The multimedia device 142 also may include a digital signal processor (DSP) 210 or other hardware circuitry for implementing a multimedia or communications function. Each of the multimedia devices 142-146 preferably includes the interface logic 170, as shown in FIG. 2. The multimedia devices 142-146 preferably use the multimedia or real-time bus 130 only for high speed data transfers of real-time stream data information. In one embodiment the multimedia bus 130 transfers only periodic stream data, i.e., data streams which require periodic transfers for multimedia or communication purposes, as described above. Examples of periodic data include audio data, which is typically transmitted at 44,100 samples per second, video data, which is typically transmitted at 30 frames per second, or real-time communication streams at rates dependent on the transport media. In an alternate embodiment, the multimedia bus 130 is used for any of various types of multimedia or communications data transfers, including both periodic and aperiodic data.

As shown, the multimedia device 142 also includes byte slicing logic 176 for performing byte slicing logic on a respective bus. The byte slicing logic 176 is operable to perform byte slicing on one or both of the PCI expansion bus 120 and/or the multimedia bus 130. Any reference to "bus" or "byte slicing bus" is meant for the purposes of this disclosure to be either the PCI expansion bus 120 and/or the multimedia bus 130 as desired.

The byte slicing logic 176 allows multiple sources for transactions to share the bus by dynamically or statically allocating either byte lanes and/or sections of bursts to contain data from different sources with different destinations. This sharing of the bus is preferably accomplished by byte slicing logic 176, comprised in intelligent peripherals, memory devices, CPU's and/or subsystems which can place or remove their transaction from the correct byte lane(s) at the correct time(s). Data packing and unpacking logic 178 may also be included. When present, the data packing logic 178 cooperates with or overrides the byte slicing logic 176.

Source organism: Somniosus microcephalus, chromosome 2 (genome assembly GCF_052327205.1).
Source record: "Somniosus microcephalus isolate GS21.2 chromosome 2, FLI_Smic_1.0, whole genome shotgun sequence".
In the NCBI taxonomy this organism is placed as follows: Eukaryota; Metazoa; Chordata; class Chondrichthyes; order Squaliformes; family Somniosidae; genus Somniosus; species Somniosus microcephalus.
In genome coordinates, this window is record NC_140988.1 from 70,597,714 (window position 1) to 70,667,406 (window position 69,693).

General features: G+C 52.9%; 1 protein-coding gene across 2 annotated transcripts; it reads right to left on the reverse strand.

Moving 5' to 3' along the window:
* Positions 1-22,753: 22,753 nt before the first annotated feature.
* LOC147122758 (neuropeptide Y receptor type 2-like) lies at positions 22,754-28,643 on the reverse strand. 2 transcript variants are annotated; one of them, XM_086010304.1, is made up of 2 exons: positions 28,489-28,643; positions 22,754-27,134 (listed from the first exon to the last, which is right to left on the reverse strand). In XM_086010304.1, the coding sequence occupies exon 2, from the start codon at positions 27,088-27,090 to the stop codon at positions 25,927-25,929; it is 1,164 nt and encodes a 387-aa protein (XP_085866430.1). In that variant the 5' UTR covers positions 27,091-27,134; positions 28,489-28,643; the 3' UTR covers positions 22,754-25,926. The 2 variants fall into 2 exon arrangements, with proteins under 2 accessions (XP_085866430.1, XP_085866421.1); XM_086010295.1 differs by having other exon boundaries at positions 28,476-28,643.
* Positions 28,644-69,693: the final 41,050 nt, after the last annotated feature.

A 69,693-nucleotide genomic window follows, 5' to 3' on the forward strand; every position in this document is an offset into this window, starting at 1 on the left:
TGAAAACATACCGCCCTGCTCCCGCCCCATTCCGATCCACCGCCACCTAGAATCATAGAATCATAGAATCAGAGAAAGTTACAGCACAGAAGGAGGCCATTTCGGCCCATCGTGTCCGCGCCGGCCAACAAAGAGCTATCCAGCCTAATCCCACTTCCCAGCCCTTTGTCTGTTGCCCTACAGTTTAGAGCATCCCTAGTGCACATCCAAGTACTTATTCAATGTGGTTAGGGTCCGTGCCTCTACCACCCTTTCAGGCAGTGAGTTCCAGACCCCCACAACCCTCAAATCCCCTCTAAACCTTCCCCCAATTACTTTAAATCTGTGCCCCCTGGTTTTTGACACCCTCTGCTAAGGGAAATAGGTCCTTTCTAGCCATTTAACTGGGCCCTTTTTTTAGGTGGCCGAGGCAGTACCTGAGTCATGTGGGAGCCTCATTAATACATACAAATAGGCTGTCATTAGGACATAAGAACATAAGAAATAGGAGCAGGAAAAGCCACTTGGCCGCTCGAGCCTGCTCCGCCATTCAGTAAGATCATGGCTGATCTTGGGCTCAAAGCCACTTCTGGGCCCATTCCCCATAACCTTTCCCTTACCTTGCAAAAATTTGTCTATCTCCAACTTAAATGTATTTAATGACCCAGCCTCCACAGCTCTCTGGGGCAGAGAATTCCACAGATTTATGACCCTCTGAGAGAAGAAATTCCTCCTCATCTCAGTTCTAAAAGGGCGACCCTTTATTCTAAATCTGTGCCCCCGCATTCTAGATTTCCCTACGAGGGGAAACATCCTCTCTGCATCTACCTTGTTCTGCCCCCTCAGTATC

Byte Slicing Logic and Data Packing Logic

Referring now to FIG. 3, a block diagram is shown illustrating the byte slicing logic 176 and data packing logic 178 shown in FIG. 2. As shown, the byte slicing logic 176 includes a memory 220A, arbitration logic 222A, and a plurality of data byte channel logics 224 for each data byte channel of the associated bus. The data packing logic 178 also includes a memory 220B, arbitration logic 222B, and a plurality of data packing channel logics 226 for each data byte channel of the associated bus. FIG. 3 illustrates an embodiment designed for a bus with four data byte channels, i.e., a 32 bit bus. Although four data byte channels are shown, other numbers of byte channels, i.e., other size data buses, such as a 64 bit or 128 bit bus, are contemplated. It is also noted that the logic 176 and/or logic 178 may slice the bus according to different granularities including nibbles (4 bits), bytes (8 bits), words (16 bits), words (32 bits) or combination thereof. The logic 176, and/or logic 178, may also slice one or more individual bits of the bus in a serial manner, creating one or more serial channels, in combination with the above. The word "byte" as used in this disclosure is intended to extend to all possible granularities of the bus.